Doom, gloom, and a dash of hope
Jeff Rubin is a man with a message. For 20 years he was chief economist and managing director for CIBC World Markets. He quit that job, though, to put full-time effort into spreading his message. And his message is somber, downright gloomy even. His message is that triple-digit oil prices are here to stay, and that for at least a generation we will have no viable alternative power options.
And Rubin delivers this message with a very cheery disposition. It's okay, his comments and mannerisms seem to radiate out while he talks, because we'll adapt. Yes, he says, gasoline will be $8 a gallon, but we'll adapt: we'll drive less in less powerful cars. We'll do so, he says cheerily, because we'll have no choice. Get ready to see more bicycles on our streets.
Another important part of his message: all that stuff we used to make but no longer make because it's cheaper to have it made in Asia and shipped back... it will no longer be cheaper to make the stuff there because it will cost too much to ship it back. Get ready manufacturing, there's going to be a new North American industrial boon. Human capital in manufacturing may not be as pricey as it had gotten before we started shifting manufacturing overseas, but it will be a lot more expensive here than there, meaning all those manufactured things we love will have significantly higher price tags. That's ok, Rubin says, we'll make do with less stuff, and like our parents (or grandparents for a lot of readers), we'll fix the things that break rather than throw them out and buy new.
One more thought to really pile on the gloom, because why not? Rubin is happy to share it--and here's a bone for all those who consider China the boogey man. There's a reason China has chosen to purchase so much U.S. debt. As Rubin says, "it's not out of benevolence." They are betting that in any foreseeable future the U.S. economy will still be the dominant economy. The financing of our debt acts as an oil insurance policy. You see, China knows that triple-digit oil is the single greatest threat to its continued economic rise. What Rubin predicts is that at some point in the future, China will allow its currency to float instead of being artificially pegged to the dollar. At nearly the same time, they will begin selling the U.S. Treasuries they own. The result will be a Chinese yuan that increases in value rapidly against the dollar, which will itself decrease in value. And this matters because... the price of oil on international markets is in U.S. dollars. The effect will be even bigger spikes in oil prices, and China will get a steep discount with the increased buying power of its yuan.
At the risk of being a commercial for an ASAE product, I'm going to say this is why I love the Invitational Forum on Leadership & Management, where Rubin spoke. What does any of this have to do with association management? Other than a few affected industries, not much directly. Indirectly? Everything.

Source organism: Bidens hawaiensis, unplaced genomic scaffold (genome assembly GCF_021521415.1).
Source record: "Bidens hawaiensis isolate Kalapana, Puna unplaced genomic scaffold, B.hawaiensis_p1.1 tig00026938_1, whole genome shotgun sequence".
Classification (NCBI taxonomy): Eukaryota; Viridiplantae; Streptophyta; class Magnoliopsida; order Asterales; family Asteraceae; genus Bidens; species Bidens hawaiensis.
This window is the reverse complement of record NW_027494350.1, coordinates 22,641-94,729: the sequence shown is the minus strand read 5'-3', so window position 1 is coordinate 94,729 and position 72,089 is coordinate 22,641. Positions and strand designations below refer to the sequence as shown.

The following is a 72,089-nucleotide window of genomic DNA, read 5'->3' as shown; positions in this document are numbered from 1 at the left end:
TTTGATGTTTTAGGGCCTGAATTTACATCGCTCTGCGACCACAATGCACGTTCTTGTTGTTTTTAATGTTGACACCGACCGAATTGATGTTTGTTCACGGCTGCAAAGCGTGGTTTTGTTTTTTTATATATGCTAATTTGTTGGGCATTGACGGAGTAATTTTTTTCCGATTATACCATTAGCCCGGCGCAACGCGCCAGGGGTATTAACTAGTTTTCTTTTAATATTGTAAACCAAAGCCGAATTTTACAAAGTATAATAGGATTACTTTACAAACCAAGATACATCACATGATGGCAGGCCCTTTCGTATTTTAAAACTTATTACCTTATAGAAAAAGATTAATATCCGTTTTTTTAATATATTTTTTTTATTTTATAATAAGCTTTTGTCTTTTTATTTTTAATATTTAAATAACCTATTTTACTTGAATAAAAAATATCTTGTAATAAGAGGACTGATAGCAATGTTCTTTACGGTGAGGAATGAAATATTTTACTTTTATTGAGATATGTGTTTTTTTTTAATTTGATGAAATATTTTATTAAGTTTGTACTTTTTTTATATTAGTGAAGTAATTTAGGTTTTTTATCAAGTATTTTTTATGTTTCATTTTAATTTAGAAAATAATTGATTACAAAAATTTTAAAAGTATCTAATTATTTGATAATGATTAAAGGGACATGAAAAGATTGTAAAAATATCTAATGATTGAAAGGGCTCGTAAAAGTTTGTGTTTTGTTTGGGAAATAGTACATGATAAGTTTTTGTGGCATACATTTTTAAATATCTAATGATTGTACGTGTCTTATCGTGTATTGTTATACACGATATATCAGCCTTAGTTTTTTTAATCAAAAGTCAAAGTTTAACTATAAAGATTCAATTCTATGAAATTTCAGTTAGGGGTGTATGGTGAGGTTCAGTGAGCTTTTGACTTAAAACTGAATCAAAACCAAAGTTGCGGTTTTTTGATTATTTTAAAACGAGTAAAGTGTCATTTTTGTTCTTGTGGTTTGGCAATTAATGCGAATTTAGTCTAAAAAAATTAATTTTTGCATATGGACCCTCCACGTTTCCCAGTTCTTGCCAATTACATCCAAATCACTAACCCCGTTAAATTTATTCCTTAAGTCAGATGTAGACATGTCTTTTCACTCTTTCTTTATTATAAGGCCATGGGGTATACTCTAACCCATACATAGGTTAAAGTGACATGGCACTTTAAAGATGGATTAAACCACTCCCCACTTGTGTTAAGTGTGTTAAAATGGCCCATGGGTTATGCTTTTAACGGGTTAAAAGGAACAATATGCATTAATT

Again, to quote Rubin: "There's not an airline operating today that's profitable with $100 oil." You know how you feel when you find a good airfare, say New York to Chicago for $150? What's it going to mean for your conferences, events, and even board or other volunteer group meetings that require travel when you're positively giddy at finding New York to Chicago for $650?
Another example: produce markets and supermarkets are byproducts of the industrial revolution. Still it was only 20 or 30 years ago that you started seeing fruit from halfway around the world showing up in February. Would you pay $10 for a single Chilean orange? Me neither, so we'll likely revert to the way it used to be just a generation ago: your fresh produce is going to mirror your local seasons. Not only did the price tag for getting there get ugly, the cost to feed meeting goers spikes, too. And as a special kick in the teeth, you'll have fewer options for the additional money.
Beyond meetings and capital T travel, it will affect how associations are staffed. Will the trend be more remote work or locating in high population density areas? (Probably both.)
And of course, there is how such changes will affect your members in their industries and professions.
According to Rubin we're facing a new economic reality. It's easy to see the logic. Supply is finite, and production is either topping off, or has already topped off. Demand is also increasing rapidly, and alternatives are expensive or need years of development. What can you do with this information? Admittedly, probably not much right now or in the planning for next year even. What can you do is be wary, keep an eye out, and spend some of whatever thinking time you have thinking about what triple-digit oil will mean for your association.
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